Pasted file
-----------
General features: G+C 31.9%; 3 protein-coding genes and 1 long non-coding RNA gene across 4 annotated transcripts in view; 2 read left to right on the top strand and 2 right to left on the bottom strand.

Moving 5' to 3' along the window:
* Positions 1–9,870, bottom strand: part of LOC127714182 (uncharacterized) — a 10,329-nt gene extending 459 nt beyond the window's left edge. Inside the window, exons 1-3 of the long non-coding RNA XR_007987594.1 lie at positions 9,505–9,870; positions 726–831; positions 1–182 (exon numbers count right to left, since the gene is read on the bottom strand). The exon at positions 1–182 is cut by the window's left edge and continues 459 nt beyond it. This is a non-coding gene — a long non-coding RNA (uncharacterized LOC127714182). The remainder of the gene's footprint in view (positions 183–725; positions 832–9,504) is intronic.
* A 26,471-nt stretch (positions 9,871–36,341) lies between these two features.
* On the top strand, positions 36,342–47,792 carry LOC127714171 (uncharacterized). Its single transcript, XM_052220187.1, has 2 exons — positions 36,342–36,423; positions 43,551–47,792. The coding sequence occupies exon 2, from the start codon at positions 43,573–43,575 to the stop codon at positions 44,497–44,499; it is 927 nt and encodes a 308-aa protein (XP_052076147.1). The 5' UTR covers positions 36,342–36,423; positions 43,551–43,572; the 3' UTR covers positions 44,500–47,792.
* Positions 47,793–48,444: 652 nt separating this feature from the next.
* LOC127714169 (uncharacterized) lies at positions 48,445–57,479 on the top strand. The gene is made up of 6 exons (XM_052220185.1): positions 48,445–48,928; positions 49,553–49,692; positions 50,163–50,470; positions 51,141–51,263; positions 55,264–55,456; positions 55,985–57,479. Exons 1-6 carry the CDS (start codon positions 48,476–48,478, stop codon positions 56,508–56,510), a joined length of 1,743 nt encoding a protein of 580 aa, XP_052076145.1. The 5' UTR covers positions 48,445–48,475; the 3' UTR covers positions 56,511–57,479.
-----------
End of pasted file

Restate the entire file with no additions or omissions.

General features: G+C 31.9%; 3 protein-coding genes and 1 long non-coding RNA gene across 4 annotated transcripts in view; 2 read left to right on the top strand and 2 right to left on the bottom strand.

Moving 5' to 3' along the window:
* Positions 1–9,870, bottom strand: part of LOC127714182 (uncharacterized) — a 10,329-nt gene extending 459 nt beyond the window's left edge. Inside the window, exons 1-3 of the long non-coding RNA XR_007987594.1 lie at positions 9,505–9,870; positions 726–831; positions 1–182 (exon numbers count right to left, since the gene is read on the bottom strand). The exon at positions 1–182 is cut by the window's left edge and continues 459 nt beyond it. This is a non-coding gene — a long non-coding RNA (uncharacterized LOC127714182). The remainder of the gene's footprint in view (positions 183–725; positions 832–9,504) is intronic.
* A 26,471-nt stretch (positions 9,871–36,341) lies between these two features.
* On the top strand, positions 36,342–47,792 carry LOC127714171 (uncharacterized). Its single transcript, XM_052220187.1, has 2 exons — positions 36,342–36,423; positions 43,551–47,792. The coding sequence occupies exon 2, from the start codon at positions 43,573–43,575 to the stop codon at positions 44,497–44,499; it is 927 nt and encodes a 308-aa protein (XP_052076147.1). The 5' UTR covers positions 36,342–36,423; positions 43,551–43,572; the 3' UTR covers positions 44,500–47,792.
* Positions 47,793–48,444: 652 nt separating this feature from the next.
* LOC127714169 (uncharacterized) lies at positions 48,445–57,479 on the top strand. The gene is made up of 6 exons (XM_052220185.1): positions 48,445–48,928; positions 49,553–49,692; positions 50,163–50,470; positions 51,141–51,263; positions 55,264–55,456; positions 55,985–57,479. Exons 1-6 carry the CDS (start codon positions 48,476–48,478, stop codon positions 56,508–56,510), a joined length of 1,743 nt encoding a protein of 580 aa, XP_052076145.1. The 5' UTR covers positions 48,445–48,475; the 3' UTR covers positions 56,511–57,479.